Learn to read email message headers and check domain names and IP addresses. Nearly all email programs will let you float your mouse over an email address (or link in an email). What you see pop up should be identical to what you are floating over. If it is something different, then it is probably spam or phishing for information.

 

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When you read scammers messages, it sometimes seems that they have their own use of language different from everyone else.

Why do scammers write differently to others?

Part of the answer is that it’s deliberate. Refer to the article -  http://www.fightbackonline.org/index.php/guidance/12-explanations/42-the-psychology-of-online-scams for more details about the psychology of scammers.

The deliberate use of poor grammar, misspellings, missing information etc. can show a message to be a scam and anyone noting this will avoid the scam. Sometimes that’s what the scammers want – just the most gullible people to fall for the trick and the rest to reject it.

The other reason for poor grammar etc. is simply poor education and that English may not be a first language for the scammer.

Some examples

1.      Written supposedly by an accountant but the language may be the way someone thinks an accountant should speak. You can understand the intended meaning but the use of words is very odd. The scam in the email is trying to get me to pretend to be a relative of someone very rich who recently died without leaving any heirs.

I got your profile insearch for the right person that suits this transaction and can be of assistance in this transaction of which if you are interested and serious we will be through in days.

2.      Many scam emails offer a magical answer for a well-known problem such as Alzheimer’s and they claim to be on the “little guy’s side” fighting against the establishment which is trying to hide this answer from the ordinary people.  They typically include statements such as

 

It’s something Big Pharma is scrambling to hide from you.

Click here to reveal the “Alzheimer’s Killer” dish while you can.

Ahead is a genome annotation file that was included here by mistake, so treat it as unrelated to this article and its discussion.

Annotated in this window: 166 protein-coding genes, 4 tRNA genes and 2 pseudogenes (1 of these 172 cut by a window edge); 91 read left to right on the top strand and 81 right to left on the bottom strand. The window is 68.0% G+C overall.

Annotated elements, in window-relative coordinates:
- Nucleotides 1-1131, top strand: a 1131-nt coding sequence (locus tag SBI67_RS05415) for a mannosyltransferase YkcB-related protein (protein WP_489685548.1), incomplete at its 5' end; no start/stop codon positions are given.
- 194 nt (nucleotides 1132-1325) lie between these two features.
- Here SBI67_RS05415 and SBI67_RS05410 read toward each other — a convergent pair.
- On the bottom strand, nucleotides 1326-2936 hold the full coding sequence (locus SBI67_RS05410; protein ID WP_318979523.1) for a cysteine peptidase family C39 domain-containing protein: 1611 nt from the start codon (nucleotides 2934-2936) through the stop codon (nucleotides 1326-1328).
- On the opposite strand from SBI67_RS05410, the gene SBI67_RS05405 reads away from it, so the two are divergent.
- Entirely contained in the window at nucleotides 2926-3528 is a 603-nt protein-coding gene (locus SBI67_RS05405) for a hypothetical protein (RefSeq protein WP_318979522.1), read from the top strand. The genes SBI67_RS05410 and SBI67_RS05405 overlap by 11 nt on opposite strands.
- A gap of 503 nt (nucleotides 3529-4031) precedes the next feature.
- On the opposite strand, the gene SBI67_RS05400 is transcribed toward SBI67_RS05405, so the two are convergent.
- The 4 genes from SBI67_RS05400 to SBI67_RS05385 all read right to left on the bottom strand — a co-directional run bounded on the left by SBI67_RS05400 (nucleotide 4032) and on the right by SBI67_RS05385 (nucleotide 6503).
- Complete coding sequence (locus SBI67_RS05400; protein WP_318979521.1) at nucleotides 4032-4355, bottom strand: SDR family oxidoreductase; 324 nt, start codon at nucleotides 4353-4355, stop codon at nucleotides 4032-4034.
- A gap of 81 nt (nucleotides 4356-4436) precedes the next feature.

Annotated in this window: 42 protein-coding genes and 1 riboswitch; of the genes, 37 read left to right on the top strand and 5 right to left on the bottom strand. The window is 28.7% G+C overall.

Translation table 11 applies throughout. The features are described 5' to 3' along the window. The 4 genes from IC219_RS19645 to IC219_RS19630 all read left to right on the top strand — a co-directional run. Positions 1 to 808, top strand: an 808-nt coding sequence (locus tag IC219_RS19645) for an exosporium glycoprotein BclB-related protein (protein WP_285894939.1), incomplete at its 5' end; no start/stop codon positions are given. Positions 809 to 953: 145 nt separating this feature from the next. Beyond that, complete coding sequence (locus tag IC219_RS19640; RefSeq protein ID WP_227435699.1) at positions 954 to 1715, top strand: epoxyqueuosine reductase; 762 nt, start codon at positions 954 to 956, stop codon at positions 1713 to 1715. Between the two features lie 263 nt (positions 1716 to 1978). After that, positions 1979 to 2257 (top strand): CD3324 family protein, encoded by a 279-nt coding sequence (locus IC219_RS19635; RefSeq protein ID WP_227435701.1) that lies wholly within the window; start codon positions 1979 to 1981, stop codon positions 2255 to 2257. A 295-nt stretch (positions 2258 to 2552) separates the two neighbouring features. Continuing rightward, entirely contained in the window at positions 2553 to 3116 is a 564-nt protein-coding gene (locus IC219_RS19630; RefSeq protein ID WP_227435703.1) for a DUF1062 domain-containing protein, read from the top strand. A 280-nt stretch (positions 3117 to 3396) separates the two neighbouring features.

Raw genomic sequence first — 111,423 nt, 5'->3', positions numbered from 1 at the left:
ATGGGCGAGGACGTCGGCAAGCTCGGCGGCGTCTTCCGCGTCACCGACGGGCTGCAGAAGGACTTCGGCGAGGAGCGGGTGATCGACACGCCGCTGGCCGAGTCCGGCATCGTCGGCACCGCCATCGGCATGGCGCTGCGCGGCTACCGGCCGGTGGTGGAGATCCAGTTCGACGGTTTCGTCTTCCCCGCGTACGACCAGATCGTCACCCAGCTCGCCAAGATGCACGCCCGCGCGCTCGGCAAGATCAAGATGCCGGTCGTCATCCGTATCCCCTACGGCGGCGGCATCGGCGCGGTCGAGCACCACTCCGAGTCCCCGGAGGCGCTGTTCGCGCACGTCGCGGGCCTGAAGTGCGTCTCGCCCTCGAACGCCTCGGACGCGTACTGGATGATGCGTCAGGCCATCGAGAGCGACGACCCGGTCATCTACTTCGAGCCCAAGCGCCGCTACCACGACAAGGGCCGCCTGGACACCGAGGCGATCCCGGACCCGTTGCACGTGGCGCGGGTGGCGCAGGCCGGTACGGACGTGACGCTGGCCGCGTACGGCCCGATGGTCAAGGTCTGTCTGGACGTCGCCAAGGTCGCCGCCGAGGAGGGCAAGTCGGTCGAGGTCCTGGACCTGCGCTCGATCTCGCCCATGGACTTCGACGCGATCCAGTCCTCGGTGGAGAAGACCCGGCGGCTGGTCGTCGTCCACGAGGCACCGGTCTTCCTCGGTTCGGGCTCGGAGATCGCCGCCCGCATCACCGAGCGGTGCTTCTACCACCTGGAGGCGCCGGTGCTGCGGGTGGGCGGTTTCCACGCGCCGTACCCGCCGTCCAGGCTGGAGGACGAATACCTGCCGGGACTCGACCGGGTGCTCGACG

A renegade doctor exposes a hushed-up conspiracy.

This video will soon be taken down because of threats from the industry.

I warn you. The big pharmaceutical companies are trying to take down this video

 

3.      There are a lot of 419 scams i.e. promising you great riches and asking for just a small up front fee to pay translation costs or a release fee or something similar.   Quite often they ask you to do something slightly illegal so as to justify the hefty payment you will receive. But to ensure the person isn’t put off by the illegality there is a paragraph something like this example

“There is no risk involved at all in this matter as we are going to adopt a fully legalized method and the attorney will prepare all the necessary documents”.

4.      An email supposedly selling email leads, but the language is “scammer language”. The email is asking about which target industry I am interested in

Please let me your criteria in full details so that I can revert back with count details for your review.

The phrase “I can revert back to you” is very common across a wide range of email scam messages. Perhaps it’s the signature of a specific scam author.

Other Indicators of a Scam

·         Addressing a message to Dear Recipients or Dear Customer can be a warning of a scam. They don’t know who you are as they typically just purchased a list of email addresses.

·         Scammers sometimes include religious language to try to appeal to religious people and try to appear honest. Phrases such as “God bless.” Or “God is with us” or “God will look after us”. I guess scammers think God is on their side.

Beware of odd use of language in a message as it may mean it’s a scam even if it appears to be from someone you know.

 

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We all know that some of the ‘traffic’ on the Internet is fake but some companies in the field of advertising believe that up to 50% of traffic achieved through advertising  could be fake.